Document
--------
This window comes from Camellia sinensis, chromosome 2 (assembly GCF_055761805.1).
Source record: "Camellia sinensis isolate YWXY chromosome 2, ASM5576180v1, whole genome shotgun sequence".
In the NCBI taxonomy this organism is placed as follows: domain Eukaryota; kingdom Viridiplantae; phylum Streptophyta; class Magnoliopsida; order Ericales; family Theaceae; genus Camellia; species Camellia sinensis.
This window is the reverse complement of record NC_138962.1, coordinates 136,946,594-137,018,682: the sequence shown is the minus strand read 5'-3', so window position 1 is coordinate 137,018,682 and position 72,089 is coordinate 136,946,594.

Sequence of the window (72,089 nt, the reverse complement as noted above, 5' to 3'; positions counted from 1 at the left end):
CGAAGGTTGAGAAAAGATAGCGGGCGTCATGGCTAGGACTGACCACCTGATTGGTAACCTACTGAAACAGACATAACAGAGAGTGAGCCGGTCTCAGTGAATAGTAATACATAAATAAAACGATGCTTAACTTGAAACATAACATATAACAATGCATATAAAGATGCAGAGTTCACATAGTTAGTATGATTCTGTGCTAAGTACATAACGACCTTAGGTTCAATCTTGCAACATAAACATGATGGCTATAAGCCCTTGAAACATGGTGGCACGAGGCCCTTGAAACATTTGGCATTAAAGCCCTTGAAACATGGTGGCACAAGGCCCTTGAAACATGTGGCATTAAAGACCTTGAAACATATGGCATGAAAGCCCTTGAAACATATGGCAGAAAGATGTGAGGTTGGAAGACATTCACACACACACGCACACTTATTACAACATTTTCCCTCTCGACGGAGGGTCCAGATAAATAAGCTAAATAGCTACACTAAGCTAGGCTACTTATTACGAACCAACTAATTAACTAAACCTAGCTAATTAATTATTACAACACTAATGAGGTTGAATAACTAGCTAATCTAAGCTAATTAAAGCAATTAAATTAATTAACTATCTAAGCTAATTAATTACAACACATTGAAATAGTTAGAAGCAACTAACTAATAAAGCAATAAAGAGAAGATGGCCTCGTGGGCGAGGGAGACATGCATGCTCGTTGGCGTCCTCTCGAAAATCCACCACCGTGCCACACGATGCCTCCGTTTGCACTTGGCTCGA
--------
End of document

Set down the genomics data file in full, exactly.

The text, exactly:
This window comes from Camellia sinensis, chromosome 2 (assembly GCF_055761805.1).
Source record: "Camellia sinensis isolate YWXY chromosome 2, ASM5576180v1, whole genome shotgun sequence".
In the NCBI taxonomy this organism is placed as follows: domain Eukaryota; kingdom Viridiplantae; phylum Streptophyta; class Magnoliopsida; order Ericales; family Theaceae; genus Camellia; species Camellia sinensis.
This window is the reverse complement of record NC_138962.1, coordinates 136,946,594-137,018,682: the sequence shown is the minus strand read 5'-3', so window position 1 is coordinate 137,018,682 and position 72,089 is coordinate 136,946,594.

Sequence of the window (72,089 nt, the reverse complement as noted above, 5' to 3'; positions counted from 1 at the left end):
CGAAGGTTGAGAAAAGATAGCGGGCGTCATGGCTAGGACTGACCACCTGATTGGTAACCTACTGAAACAGACATAACAGAGAGTGAGCCGGTCTCAGTGAATAGTAATACATAAATAAAACGATGCTTAACTTGAAACATAACATATAACAATGCATATAAAGATGCAGAGTTCACATAGTTAGTATGATTCTGTGCTAAGTACATAACGACCTTAGGTTCAATCTTGCAACATAAACATGATGGCTATAAGCCCTTGAAACATGGTGGCACGAGGCCCTTGAAACATTTGGCATTAAAGCCCTTGAAACATGGTGGCACAAGGCCCTTGAAACATGTGGCATTAAAGACCTTGAAACATATGGCATGAAAGCCCTTGAAACATATGGCAGAAAGATGTGAGGTTGGAAGACATTCACACACACACGCACACTTATTACAACATTTTCCCTCTCGACGGAGGGTCCAGATAAATAAGCTAAATAGCTACACTAAGCTAGGCTACTTATTACGAACCAACTAATTAACTAAACCTAGCTAATTAATTATTACAACACTAATGAGGTTGAATAACTAGCTAATCTAAGCTAATTAAAGCAATTAAATTAATTAACTATCTAAGCTAATTAATTACAACACATTGAAATAGTTAGAAGCAACTAACTAATAAAGCAATAAAGAGAAGATGGCCTCGTGGGCGAGGGAGACATGCATGCTCGTTGGCGTCCTCTCGAAAATCCACCACCGTGCCACACGATGCCTCCGTTTGCACTTGGCTCGA